2017-01-07

smoke pork shoulders

Thursday night I started working on a meal I was planning to share tonight. Although I had low expectations for the outcome (by my own skewed measure) I was certain that my work would be appreciated by those taking part. A trip to the grocery store yielded not my ideal take of pork shoulder, but at least the two lumps of meat I acquired were bone in.

I cut open the packages, and removed the outer layers of fat from each shoulder. One of them had a layer of fat running between the muscled slabs that made up the roast and I had to debate whether I wanted to leave it there and create a more consistent cut of meat once it was prepared, or remove it and have more bark. I settled somewhere in the middle of that equation and cut a V shape into the meat removing a solid portion of the fat, but without creating much separation along the muscle.

With both shoulders now trimmed, the next thing to do was add the rub. I have a recipe for a rub that I've been working on for a few years that makes my shoulders delicious, if I do say so myself. While the ratios and method of the rub are closely guarded (not really), the contents are fairly standard with brown sugar, paprika, garlic, black pepper, ginger, and a few others that vary from mix to mix. I generally ground all of this together into a fine powder and then can roll the meats across a bed of the mixture before using my hands to get the powder covering all of the nooks and crannies. Then the meat sits for a day or more to soak it all in.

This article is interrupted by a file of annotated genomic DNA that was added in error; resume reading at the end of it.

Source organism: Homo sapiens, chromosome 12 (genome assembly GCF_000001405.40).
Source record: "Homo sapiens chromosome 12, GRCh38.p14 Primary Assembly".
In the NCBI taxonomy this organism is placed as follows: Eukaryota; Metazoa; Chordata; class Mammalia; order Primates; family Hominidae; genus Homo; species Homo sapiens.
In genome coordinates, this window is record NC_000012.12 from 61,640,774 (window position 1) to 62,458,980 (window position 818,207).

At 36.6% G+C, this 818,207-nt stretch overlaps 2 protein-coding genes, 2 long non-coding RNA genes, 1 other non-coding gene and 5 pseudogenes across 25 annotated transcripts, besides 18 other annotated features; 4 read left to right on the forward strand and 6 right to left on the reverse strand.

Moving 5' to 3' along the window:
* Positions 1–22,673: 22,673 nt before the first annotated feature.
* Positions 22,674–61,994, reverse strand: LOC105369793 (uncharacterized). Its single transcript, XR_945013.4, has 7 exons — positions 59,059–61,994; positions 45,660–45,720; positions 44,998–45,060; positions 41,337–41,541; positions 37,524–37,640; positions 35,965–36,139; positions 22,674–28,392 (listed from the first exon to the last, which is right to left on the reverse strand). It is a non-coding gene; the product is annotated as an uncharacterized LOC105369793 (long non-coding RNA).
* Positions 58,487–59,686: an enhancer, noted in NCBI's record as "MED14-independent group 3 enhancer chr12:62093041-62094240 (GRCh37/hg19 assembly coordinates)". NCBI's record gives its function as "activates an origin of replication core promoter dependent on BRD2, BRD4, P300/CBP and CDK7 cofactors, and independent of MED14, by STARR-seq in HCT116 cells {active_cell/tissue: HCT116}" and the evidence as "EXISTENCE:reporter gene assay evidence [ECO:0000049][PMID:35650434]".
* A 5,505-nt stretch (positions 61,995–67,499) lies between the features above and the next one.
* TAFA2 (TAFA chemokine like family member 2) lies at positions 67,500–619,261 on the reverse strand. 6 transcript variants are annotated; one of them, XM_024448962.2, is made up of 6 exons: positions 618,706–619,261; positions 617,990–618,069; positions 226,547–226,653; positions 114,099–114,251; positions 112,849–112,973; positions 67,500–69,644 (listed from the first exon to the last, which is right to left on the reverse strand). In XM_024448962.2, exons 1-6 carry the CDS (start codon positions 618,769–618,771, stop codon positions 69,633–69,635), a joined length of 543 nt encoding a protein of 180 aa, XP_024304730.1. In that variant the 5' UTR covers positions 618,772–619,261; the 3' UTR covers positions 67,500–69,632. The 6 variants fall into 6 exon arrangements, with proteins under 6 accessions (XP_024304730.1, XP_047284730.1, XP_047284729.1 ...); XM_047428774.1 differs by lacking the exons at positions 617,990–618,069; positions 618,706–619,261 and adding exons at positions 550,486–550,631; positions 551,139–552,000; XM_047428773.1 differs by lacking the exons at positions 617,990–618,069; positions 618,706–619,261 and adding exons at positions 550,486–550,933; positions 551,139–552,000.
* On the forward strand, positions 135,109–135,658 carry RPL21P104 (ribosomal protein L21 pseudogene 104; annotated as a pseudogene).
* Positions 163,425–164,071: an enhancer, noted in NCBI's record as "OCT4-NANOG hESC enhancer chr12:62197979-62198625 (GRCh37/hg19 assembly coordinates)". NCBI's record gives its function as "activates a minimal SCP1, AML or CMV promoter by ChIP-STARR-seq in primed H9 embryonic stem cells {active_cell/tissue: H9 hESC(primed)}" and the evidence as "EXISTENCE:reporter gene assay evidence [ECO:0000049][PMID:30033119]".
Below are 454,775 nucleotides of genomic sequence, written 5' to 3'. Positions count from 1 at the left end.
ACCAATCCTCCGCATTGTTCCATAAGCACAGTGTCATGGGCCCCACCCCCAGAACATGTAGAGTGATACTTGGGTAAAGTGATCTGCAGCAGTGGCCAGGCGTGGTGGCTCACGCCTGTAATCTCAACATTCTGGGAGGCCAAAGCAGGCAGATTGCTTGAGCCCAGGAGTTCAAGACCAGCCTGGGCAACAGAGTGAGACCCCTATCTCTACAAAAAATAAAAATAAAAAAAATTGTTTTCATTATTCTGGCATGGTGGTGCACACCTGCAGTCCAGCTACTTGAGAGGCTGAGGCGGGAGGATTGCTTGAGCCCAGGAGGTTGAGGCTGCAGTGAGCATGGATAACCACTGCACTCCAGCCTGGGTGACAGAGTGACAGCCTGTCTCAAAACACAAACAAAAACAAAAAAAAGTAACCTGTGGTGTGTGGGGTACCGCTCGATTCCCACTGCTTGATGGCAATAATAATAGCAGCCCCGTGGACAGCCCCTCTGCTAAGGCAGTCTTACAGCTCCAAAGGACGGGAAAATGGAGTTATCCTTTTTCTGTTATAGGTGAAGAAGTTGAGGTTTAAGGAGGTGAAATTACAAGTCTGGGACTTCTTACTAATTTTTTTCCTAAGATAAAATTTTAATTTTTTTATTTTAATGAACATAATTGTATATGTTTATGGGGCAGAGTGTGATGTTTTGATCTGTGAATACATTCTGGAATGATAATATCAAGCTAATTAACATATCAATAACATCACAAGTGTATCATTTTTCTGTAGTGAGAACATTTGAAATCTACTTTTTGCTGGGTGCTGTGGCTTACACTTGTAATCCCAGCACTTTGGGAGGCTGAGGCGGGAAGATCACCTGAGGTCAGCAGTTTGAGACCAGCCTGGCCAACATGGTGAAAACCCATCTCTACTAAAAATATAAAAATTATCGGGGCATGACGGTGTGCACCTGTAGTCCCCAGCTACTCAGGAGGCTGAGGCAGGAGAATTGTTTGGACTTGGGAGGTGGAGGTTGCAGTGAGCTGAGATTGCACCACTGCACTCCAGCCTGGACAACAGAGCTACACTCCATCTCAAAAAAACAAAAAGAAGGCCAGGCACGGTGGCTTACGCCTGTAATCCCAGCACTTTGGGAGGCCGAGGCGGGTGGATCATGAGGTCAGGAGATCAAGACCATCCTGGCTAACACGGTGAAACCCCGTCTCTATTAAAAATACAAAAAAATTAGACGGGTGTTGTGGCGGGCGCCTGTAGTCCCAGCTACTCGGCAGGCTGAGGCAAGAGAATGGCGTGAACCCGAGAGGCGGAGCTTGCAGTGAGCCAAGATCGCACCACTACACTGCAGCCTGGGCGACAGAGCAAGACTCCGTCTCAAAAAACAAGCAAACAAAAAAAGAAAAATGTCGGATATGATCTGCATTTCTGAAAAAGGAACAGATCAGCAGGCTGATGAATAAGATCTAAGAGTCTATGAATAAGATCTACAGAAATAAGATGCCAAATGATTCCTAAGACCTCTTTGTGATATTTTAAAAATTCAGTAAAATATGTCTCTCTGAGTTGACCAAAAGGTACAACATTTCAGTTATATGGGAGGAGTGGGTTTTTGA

Last night, I pulled out the smoker, got it hovering around 205º, and in went the meat. Depending on a lot of factors, the meat may be in the smoker anywhere from 12 to 28 hours, and on a few occasions even less when weather was uncooperative. This time, however, my target was nineteen hours, and I wasn't going to touch the meat or even open its smoking chamber to rotate it even a little. Part of it was the fact that the temperature outside was hovering around 4º, part of it that I wanted prove to myself that with shoulders of this size it wasn't necessary.

I was not disappointed. Just before one I removed the two shoulders from the smoker, brought them in to rest on the cutting board, and marveled at the look and smell. As they rested before shredding, one of the shoulders collapsed against its own weight (and maybe I might have plucked a piece to try). Oh yes, this was going to be good.

What used to be two 3.5# shoulders

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